Concerns about the environmental impact of automobile exhaust has grown, so many states have implemented stricter emissions standards. Cars that fail to meet current standards may be deemed ineligible for legal use. Regular emissions testing has become a regular part of many people's lives.
Unfortunately, owners don't always know exactly why their car failed an emissions test. Even those who don't live in states with mandatory emissions tests should understand the factors that can lead to dangerous exhaust rates. This article takes a closer look at three things that can cause a car to fail an emissions test.
1. Lit Check Engine Light
To many people, the factors involved in emissions testing remain a mystery. Yet one clear-cut clue exists about whether your car will pass or fail the test. If your dashboard check engine light happens to be lit, your car is almost guaranteed to fail the emissions test. To understand why, it helps to know more about how emissions tests work.
In the past, testing a car for emissions involved attaching special sensors to your tailpipe and running the engine to determine the particular exhaust composition. This approach proved quite laborious. Fortunately, for cars produced since 1996, the testing process runs much more smoothly. A technician simply hooks up a diagnostic tool to your car's computer.
The computer in a modern car receives information from a variety of different sensors. Many of these sensors monitor the composition of the exhaust produced by your engine. If these sensors detect erroneous levels, many of them trigger the check engine light to come on. In fact, for many cars, only emissions-related problems can trigger the check engine light.
Fortunately, the opposite rule also holds true. If your check engine light isn't lit, your car stands a good chance of passing the emissions test. Those with lit check engine lights can save themselves time by scheduling a trip to the mechanic before they go for their emissions test.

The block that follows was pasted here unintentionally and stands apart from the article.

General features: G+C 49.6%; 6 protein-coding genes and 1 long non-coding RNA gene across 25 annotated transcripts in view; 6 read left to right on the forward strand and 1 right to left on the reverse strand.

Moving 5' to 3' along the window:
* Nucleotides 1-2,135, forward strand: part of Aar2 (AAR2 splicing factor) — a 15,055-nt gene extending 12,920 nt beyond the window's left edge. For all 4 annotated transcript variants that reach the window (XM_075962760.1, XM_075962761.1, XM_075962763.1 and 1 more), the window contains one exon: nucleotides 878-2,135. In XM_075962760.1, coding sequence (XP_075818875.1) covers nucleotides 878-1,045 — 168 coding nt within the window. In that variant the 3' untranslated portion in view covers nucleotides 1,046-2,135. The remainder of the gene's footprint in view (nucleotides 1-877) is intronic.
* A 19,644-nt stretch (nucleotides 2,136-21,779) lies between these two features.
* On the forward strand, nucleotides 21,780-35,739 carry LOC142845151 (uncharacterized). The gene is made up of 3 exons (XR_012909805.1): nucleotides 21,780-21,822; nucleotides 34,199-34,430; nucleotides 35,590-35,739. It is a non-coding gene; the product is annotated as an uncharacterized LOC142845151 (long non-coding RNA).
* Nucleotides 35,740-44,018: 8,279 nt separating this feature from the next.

2. Rich Fuel
As noted above, a wide variety of issues can trigger your check engine light to come on. Unless the true problem receives an accurate diagnosis and repair, your car will remain unable to pass the emissions test. One of the most common triggers for a check engine light involves an overly rich fuel mixture.
In order to provide optimal efficiency, and keep emissions as low as possible, the mixture of air and fuel entering your engine must remain perfectly balanced. When mechanics refer to a fuel mixture as rich, they mean that the mix contains too much gasoline relative to the air. A larger proportion of this gasoline fails to combust, instead passing out through your exhaust.
A car's fuel mixture may become rich for a number of reasons. One frequent issue involves a faulty or failed oxygen sensor. Problems with pressure regulators, fuel injectors, and engine coolant temperature sensors can also lead to rich fuel. Aside from triggering your check engine light, rich fuel also commonly manifests as black exhaust.
3. Bad Spark Plugs
Another common source of elevated emissions levels involves your car's spark plugs. As you probably know, the spark plugs generate the jolt necessary to combust the fuel mixture inside your engine's cylinders. If a spark plug fails to generate a spark, the fuel won't combust. As a result, your exhaust will contain higher levels of hydrocarbons and carbon monoxide.
Spark plugs often fail as the result of carbon that builds up on their surface, preventing spark formation. Mechanics usually refer to this phenomenon as fouling. Likewise, spark plugs may suffer internal damage or damage to their wiring systems. Such problems usually necessitate the installation of new spark plugs.
Failing an emissions test can create a lot of stress. For more information about how to get your car running clean before your next emissions test, please contact the auto experts at Broadway Motors Inc.